De acuerdo BusinessWeek, los estudiantes de la Universidad de Berkeley, California, se la pasan impulsando iniciativas para que sus ideas se conviertan en realidad:
To achieve these aspirations, Kalil has fostered three related initiatives. First, in 2006, he helped launch the Big Ideas contest at Berkeley in collaboration with the student government and various research centers across Berkeley's campus. With seed funding provided by Pierre Omidyar's Network Enzyme Program and support from companies such as AT&T (T), the contest has become an annual event, offering students $170,000 in prizes to come up with creative ideas for tackling "grand challenges."
Second, Kalil helped organize the Big Ideas @ Berkeley Marketplace, an online forum, to increase the visibility of promising ideas and connect specific student projects with interested alumni and potential donors to make tax-deductible donations and in-kind contributions.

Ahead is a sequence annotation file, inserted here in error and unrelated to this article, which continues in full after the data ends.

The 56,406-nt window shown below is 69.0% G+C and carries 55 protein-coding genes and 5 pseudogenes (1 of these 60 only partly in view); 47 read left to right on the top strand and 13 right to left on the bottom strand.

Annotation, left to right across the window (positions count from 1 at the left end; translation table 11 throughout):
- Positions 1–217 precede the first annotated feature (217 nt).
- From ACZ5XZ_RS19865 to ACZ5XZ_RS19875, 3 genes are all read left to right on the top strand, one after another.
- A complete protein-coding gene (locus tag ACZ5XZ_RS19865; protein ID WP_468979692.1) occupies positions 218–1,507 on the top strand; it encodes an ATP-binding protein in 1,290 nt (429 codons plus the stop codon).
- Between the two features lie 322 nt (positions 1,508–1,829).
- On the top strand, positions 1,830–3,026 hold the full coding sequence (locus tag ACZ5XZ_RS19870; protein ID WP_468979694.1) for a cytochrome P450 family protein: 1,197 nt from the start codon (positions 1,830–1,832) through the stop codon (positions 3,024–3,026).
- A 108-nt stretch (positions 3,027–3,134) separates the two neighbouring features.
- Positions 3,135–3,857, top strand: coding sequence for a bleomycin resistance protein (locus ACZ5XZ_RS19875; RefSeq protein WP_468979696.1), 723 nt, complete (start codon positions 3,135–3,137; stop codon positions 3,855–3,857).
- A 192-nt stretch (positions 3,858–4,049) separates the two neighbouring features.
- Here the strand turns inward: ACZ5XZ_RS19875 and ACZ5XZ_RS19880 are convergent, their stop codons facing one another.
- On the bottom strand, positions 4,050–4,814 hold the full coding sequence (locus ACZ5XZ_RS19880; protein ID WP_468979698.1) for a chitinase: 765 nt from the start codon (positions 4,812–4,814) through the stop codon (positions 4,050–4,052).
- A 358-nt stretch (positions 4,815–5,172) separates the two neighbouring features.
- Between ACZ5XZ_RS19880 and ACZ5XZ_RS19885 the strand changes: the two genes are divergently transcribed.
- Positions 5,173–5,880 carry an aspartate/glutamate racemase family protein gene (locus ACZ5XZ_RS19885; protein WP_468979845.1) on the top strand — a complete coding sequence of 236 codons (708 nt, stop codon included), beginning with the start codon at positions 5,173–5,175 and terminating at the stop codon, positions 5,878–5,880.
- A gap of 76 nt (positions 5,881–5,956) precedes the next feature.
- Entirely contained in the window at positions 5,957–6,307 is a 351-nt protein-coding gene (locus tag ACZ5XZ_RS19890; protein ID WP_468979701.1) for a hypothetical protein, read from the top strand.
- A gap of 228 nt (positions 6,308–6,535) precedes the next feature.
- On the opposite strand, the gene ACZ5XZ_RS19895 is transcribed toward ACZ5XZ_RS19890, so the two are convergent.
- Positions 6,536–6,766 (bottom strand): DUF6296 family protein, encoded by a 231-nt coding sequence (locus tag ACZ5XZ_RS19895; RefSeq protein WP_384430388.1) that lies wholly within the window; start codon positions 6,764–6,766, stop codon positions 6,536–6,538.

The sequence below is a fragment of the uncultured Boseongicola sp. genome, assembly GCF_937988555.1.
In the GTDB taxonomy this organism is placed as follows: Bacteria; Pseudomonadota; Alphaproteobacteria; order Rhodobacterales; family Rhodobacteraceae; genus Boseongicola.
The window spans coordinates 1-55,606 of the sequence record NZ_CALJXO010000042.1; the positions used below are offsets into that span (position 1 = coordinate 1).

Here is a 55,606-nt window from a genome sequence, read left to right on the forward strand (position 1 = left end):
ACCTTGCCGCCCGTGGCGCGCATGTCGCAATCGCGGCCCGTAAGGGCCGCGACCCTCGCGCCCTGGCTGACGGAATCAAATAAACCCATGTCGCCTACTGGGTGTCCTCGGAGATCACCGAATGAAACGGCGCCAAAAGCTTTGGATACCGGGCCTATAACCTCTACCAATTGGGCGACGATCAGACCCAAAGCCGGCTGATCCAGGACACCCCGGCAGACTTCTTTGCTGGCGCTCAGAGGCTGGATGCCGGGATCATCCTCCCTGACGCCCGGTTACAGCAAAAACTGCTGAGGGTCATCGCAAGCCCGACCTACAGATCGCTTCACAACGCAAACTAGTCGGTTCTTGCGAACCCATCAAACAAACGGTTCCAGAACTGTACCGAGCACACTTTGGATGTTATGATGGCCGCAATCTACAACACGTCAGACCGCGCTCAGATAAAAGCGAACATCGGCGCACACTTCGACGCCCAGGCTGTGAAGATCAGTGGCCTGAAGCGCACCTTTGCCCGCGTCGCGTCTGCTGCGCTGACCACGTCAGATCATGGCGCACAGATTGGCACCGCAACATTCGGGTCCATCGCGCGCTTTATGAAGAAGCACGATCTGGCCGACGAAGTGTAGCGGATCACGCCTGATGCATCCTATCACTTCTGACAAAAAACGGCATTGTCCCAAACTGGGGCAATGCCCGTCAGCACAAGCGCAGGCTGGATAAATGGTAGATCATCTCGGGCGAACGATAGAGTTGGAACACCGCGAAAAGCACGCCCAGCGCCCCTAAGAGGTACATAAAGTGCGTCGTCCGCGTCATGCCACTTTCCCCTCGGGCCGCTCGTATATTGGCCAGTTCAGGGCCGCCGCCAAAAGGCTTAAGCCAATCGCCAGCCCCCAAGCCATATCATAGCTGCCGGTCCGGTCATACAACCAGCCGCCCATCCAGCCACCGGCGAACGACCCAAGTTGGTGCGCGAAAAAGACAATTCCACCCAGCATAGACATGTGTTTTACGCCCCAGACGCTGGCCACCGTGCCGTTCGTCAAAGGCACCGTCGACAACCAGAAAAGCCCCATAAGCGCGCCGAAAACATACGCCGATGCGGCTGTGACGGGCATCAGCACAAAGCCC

Third, he has gathered resources to help mentor, coach, and inspire student leaders. Kalil always asks students what they would do if they were no longer limited by their resources, which encourages them to think on a larger scale. He also works with a large network of individuals and institutions, both on and off campus, to help with strategic planning, fundraising, and recruiting additional partners.
Más allá de la ventaja que representa estar en un país con un montón de billetes buscando un destino, no deja de sorprender la capacidad de esta gente para agregar valor a partir del uso inteligente de las tecnologías para la colaboración. Mientras en nuestro país las tesis de grado o postgrado son, en su mayoría, un obstáculo incómodo para obtener el título habilitante -y, en algunos casos, patente de corso- estos muchachos aprovechan internet para generar un mercado de ideas altamente eficiente.